## Year Eight content

GeometryAngles: complementary, supplementary [c= 90º, s=180º] also (two parallel lines crossed by a straight line);  alternate (Z), allied, vertically opposite, corresponding. Allied are supplementary.

Acute, obtuse, reflex, right angle. Lines can be perpendicular. Triangles can be equilateral, isosceles, right or scalene. They have interior and exterior angles. the interior angles of  a triangle add to 180º, ie are supplementary. The exterior angles of a polygon add to 360º.

Constructions:

Joining points with a straight line, bisecting a line, an angle. Dropping a perpendicular, Creating 90º, 60º, 30º etc angles. Four centres of a triangle (three in line). Circle inside triangle, circle through point of triangle.

Calculators - Use of your calculator is your problem, but here are some useful techniques to practise:

Long Fractions – using a calculator, the remainder of long fractions can be revealed, e.g.  with only an 8 figure display, 1/17 = 0.0588235, but 4/17= 0.23529411, so the overlap can be seen; similarly 7/17=0.4117647 and11/17=0.64705882, so 1/17=0.0588235294117467….

Pythagoras: R-P and P-R or Rec() and Pol()… see the Maths folder on the intranet. Learn 3-4-5, 5-12-13, 7-24-25, 8-15-17, 9-40-41, 20-21-29

Arithmetic skills - see adjacent page

Number precision

The number two, implied precision one significant figure (1 sig.fig.) lies in the interval  1.5 ≤ two < 2.5  . Similarly

2.45 ≤ “”2.5” < 2.55, but the exception is where ten is to 1 sig.fig., 9.5 ≤ ten < 15 , although if ‘ten’ is to one decimal place, (1 d.p.) then 9.5 ≤ ‘ten’ < 10.5 as you would expect.

Algebra

a+a+a = 3a,   a*a*a = a³ ,      a*b=b*a

Factors and factorising and simplification

3pq + 6p = 3p (q+2)     Collecting like terms; minus times minus makes plus.

Especially notice this sort of example;

3 – 2 (x-5) = 3 – 2x + 10 = 13 – 2

Statistics

Mean, median, mode.      Median is in ½ (N+!) th position of the ordered set. Mode may be one of several. Concepts of range, spread and skew. Discrete and continuous data types. Class boundaries.

This list below, which is also on the next page, Arithmetic, is the summary sheet often offered as a list of topics covered::

Calculators  Use of your calculator is your problem, but here are some useful techniques to practise:

Long Fractions – using a calculator, the remainder of long fractions can be revealed, e.g. with an 8-figure display 1/17=0.0588235, but 4/17=0.23529411, so the overlap can be seen, so if we look also at 7/17=0.4117647 and 11/17=0.64705882, we can see that 1/17 = 0.0588235294117647…. repeating from here.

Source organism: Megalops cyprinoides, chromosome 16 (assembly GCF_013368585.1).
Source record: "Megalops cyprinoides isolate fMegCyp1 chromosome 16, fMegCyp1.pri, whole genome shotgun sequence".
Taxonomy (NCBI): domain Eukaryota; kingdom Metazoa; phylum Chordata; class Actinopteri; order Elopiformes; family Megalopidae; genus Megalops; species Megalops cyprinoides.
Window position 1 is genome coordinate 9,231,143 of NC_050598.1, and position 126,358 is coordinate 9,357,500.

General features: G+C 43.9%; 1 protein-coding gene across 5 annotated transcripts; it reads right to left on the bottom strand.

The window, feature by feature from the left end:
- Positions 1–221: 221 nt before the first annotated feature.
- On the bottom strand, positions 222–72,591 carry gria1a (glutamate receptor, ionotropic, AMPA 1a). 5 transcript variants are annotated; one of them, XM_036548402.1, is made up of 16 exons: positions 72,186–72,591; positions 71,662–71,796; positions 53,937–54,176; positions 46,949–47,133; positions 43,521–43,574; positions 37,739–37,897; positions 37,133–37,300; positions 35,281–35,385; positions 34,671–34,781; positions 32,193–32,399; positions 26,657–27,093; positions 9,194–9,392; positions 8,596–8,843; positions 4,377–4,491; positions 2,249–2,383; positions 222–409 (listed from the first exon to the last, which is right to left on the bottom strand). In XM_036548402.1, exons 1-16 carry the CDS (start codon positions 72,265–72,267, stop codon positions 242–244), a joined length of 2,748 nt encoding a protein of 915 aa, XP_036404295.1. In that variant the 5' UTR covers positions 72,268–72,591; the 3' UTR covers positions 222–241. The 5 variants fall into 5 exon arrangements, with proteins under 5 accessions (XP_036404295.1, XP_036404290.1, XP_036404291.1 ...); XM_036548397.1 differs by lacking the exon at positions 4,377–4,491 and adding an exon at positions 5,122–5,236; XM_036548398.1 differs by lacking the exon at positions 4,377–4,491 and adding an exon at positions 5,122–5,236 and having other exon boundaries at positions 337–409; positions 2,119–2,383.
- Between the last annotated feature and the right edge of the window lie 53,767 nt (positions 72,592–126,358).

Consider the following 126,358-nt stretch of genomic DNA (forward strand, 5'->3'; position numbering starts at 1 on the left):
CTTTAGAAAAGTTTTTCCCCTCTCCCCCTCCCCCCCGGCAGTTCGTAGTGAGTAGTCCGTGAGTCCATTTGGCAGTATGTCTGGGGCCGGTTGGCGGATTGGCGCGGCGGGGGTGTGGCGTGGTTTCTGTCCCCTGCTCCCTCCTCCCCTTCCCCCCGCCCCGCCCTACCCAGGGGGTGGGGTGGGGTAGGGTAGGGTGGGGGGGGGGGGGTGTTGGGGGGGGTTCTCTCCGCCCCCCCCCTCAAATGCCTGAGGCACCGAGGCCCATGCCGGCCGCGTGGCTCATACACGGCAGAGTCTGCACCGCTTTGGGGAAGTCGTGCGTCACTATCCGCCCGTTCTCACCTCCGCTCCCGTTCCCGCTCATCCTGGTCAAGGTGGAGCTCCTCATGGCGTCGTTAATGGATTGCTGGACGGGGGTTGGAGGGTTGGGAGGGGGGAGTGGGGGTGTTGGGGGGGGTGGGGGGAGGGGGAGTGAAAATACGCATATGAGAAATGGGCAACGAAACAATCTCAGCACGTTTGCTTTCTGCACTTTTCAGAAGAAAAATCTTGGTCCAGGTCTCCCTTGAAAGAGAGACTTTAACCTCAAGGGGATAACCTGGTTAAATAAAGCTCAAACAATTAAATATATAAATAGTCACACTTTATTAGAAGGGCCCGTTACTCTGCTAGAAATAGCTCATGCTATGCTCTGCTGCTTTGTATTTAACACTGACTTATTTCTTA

Pythagoras use R->P and P->R or Rec() and Pol() see the Maths exercises.
Learn 3-4-5, 5-12-13, 7-24-25,
8-15-17, 9-40-41, 20-21-29

Squares - learn all squares up to 30²

The NEXT square is made from adding to teh last known square the number itself and the next number.  (N+1)² = N² + N + (N+1).
Eg 41² = 40² + 40 + 41 = 1681, 13² = 12² + 12 + 13 = 144+25=169
Going down subtract: 19² = 20² - 20 - 19 = 400-39 = 361

Squares of numbers ending in a ½ are made in a similar way (N+½ )² = N * (N + 1) +¼
So 5 ½ ² = 5*6 + ¼ = 30 ¼     10 ½ ² = 10*11 + ¼ = 110 ¼..and the numbners ending in 5 go much the same way…  25² = 20*30 + 25 = 625,  multiply the 2 and 3 and stick a 25 on the end.  For  65²  take the  6*7=42 and put a 25 on the end;
65² = 4225

Fractions - equivalents    3/5 = 6/10 = 12/20 Multiply the top and the bottom by the same thing. Cancelling (reducing a fraction) is the same process, divide top and bottom by the same thing until there is no remaining common factor. factors are an important part of Y8 work.

Fractions - arithmetic.    Multiplication is the ONLY easy process with fractions

a  x b  =   ab     numerator                 adding and subtracting are much harder
c     d       cd     denominator

First decide what units to work in and at worst multiply the two denominators

a  ±  b  =   ad ± bc                     and then do any possible cancelling
c      d           cd

There was another page of this…. including the matrix work.

Email: David@Scoins.net      © David Scoins 2018